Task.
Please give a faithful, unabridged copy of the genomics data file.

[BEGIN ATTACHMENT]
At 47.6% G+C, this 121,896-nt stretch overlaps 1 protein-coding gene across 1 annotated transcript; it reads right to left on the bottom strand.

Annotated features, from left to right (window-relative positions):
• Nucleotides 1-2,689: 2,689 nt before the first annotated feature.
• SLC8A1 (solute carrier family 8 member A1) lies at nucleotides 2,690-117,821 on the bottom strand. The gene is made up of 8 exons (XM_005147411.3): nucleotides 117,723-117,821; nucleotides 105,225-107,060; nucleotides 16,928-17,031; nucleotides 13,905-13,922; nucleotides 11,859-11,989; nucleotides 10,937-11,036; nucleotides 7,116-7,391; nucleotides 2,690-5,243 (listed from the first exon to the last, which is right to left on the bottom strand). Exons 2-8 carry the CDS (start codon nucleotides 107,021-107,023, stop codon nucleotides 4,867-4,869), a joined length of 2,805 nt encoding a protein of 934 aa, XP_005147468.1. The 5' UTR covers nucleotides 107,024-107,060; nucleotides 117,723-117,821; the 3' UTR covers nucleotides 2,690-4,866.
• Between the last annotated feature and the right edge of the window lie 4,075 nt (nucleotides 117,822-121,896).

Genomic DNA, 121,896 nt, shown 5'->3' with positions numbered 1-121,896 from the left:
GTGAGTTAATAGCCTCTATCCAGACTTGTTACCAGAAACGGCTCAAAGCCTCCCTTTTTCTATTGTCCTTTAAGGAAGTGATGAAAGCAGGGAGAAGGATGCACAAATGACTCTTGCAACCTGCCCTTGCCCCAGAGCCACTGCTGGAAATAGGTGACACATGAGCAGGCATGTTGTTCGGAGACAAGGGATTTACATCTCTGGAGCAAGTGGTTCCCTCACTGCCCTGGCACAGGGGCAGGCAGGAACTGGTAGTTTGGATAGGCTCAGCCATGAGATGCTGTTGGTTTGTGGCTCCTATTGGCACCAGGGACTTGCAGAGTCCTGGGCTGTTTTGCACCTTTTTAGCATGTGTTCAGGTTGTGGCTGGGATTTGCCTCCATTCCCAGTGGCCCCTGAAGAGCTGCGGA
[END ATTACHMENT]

At 47.6% G+C, this 121,896-nt stretch overlaps 1 protein-coding gene across 1 annotated transcript; it reads right to left on the bottom strand.

Annotated features, from left to right (window-relative positions):
• Nucleotides 1-2,689: 2,689 nt before the first annotated feature.
• SLC8A1 (solute carrier family 8 member A1) lies at nucleotides 2,690-117,821 on the bottom strand. The gene is made up of 8 exons (XM_005147411.3): nucleotides 117,723-117,821; nucleotides 105,225-107,060; nucleotides 16,928-17,031; nucleotides 13,905-13,922; nucleotides 11,859-11,989; nucleotides 10,937-11,036; nucleotides 7,116-7,391; nucleotides 2,690-5,243 (listed from the first exon to the last, which is right to left on the bottom strand). Exons 2-8 carry the CDS (start codon nucleotides 107,021-107,023, stop codon nucleotides 4,867-4,869), a joined length of 2,805 nt encoding a protein of 934 aa, XP_005147468.1. The 5' UTR covers nucleotides 107,024-107,060; nucleotides 117,723-117,821; the 3' UTR covers nucleotides 2,690-4,866.
• Between the last annotated feature and the right edge of the window lie 4,075 nt (nucleotides 117,822-121,896).

Genomic DNA, 121,896 nt, shown 5'->3' with positions numbered 1-121,896 from the left:
GTGAGTTAATAGCCTCTATCCAGACTTGTTACCAGAAACGGCTCAAAGCCTCCCTTTTTCTATTGTCCTTTAAGGAAGTGATGAAAGCAGGGAGAAGGATGCACAAATGACTCTTGCAACCTGCCCTTGCCCCAGAGCCACTGCTGGAAATAGGTGACACATGAGCAGGCATGTTGTTCGGAGACAAGGGATTTACATCTCTGGAGCAAGTGGTTCCCTCACTGCCCTGGCACAGGGGCAGGCAGGAACTGGTAGTTTGGATAGGCTCAGCCATGAGATGCTGTTGGTTTGTGGCTCCTATTGGCACCAGGGACTTGCAGAGTCCTGGGCTGTTTTGCACCTTTTTAGCATGTGTTCAGGTTGTGGCTGGGATTTGCCTCCATTCCCAGTGGCCCCTGAAGAGCTGCGGA